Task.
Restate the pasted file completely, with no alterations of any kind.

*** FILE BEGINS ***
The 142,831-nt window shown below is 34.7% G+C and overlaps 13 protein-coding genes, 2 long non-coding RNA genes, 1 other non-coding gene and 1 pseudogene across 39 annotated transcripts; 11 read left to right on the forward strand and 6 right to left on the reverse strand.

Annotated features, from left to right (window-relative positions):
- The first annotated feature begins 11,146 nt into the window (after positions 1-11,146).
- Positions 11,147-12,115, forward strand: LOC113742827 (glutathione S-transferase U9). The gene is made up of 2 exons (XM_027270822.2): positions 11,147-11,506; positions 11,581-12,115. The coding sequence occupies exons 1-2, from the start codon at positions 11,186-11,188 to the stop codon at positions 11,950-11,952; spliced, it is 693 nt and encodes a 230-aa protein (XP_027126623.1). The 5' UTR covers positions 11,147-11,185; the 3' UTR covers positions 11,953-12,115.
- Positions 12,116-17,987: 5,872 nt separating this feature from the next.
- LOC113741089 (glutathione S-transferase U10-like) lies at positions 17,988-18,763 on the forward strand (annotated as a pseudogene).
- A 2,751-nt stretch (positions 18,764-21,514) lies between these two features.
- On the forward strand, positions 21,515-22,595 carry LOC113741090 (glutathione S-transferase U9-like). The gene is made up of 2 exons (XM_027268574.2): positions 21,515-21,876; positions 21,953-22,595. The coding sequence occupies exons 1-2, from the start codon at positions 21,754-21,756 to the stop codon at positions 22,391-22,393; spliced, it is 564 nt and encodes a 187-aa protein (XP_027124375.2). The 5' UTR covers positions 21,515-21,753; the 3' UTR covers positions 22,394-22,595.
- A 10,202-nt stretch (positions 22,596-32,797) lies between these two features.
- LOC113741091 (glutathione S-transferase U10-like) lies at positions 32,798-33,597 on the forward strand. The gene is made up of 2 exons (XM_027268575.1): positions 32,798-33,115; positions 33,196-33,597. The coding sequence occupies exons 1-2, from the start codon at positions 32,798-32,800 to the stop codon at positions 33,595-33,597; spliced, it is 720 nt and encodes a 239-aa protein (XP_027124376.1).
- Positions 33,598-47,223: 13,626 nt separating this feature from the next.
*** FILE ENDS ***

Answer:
The 142,831-nt window shown below is 34.7% G+C and overlaps 13 protein-coding genes, 2 long non-coding RNA genes, 1 other non-coding gene and 1 pseudogene across 39 annotated transcripts; 11 read left to right on the forward strand and 6 right to left on the reverse strand.

Annotated features, from left to right (window-relative positions):
- The first annotated feature begins 11,146 nt into the window (after positions 1-11,146).
- Positions 11,147-12,115, forward strand: LOC113742827 (glutathione S-transferase U9). The gene is made up of 2 exons (XM_027270822.2): positions 11,147-11,506; positions 11,581-12,115. The coding sequence occupies exons 1-2, from the start codon at positions 11,186-11,188 to the stop codon at positions 11,950-11,952; spliced, it is 693 nt and encodes a 230-aa protein (XP_027126623.1). The 5' UTR covers positions 11,147-11,185; the 3' UTR covers positions 11,953-12,115.
- Positions 12,116-17,987: 5,872 nt separating this feature from the next.
- LOC113741089 (glutathione S-transferase U10-like) lies at positions 17,988-18,763 on the forward strand (annotated as a pseudogene).
- A 2,751-nt stretch (positions 18,764-21,514) lies between these two features.
- On the forward strand, positions 21,515-22,595 carry LOC113741090 (glutathione S-transferase U9-like). The gene is made up of 2 exons (XM_027268574.2): positions 21,515-21,876; positions 21,953-22,595. The coding sequence occupies exons 1-2, from the start codon at positions 21,754-21,756 to the stop codon at positions 22,391-22,393; spliced, it is 564 nt and encodes a 187-aa protein (XP_027124375.2). The 5' UTR covers positions 21,515-21,753; the 3' UTR covers positions 22,394-22,595.
- A 10,202-nt stretch (positions 22,596-32,797) lies between these two features.
- LOC113741091 (glutathione S-transferase U10-like) lies at positions 32,798-33,597 on the forward strand. The gene is made up of 2 exons (XM_027268575.1): positions 32,798-33,115; positions 33,196-33,597. The coding sequence occupies exons 1-2, from the start codon at positions 32,798-32,800 to the stop codon at positions 33,595-33,597; spliced, it is 720 nt and encodes a 239-aa protein (XP_027124376.1).
- Positions 33,598-47,223: 13,626 nt separating this feature from the next.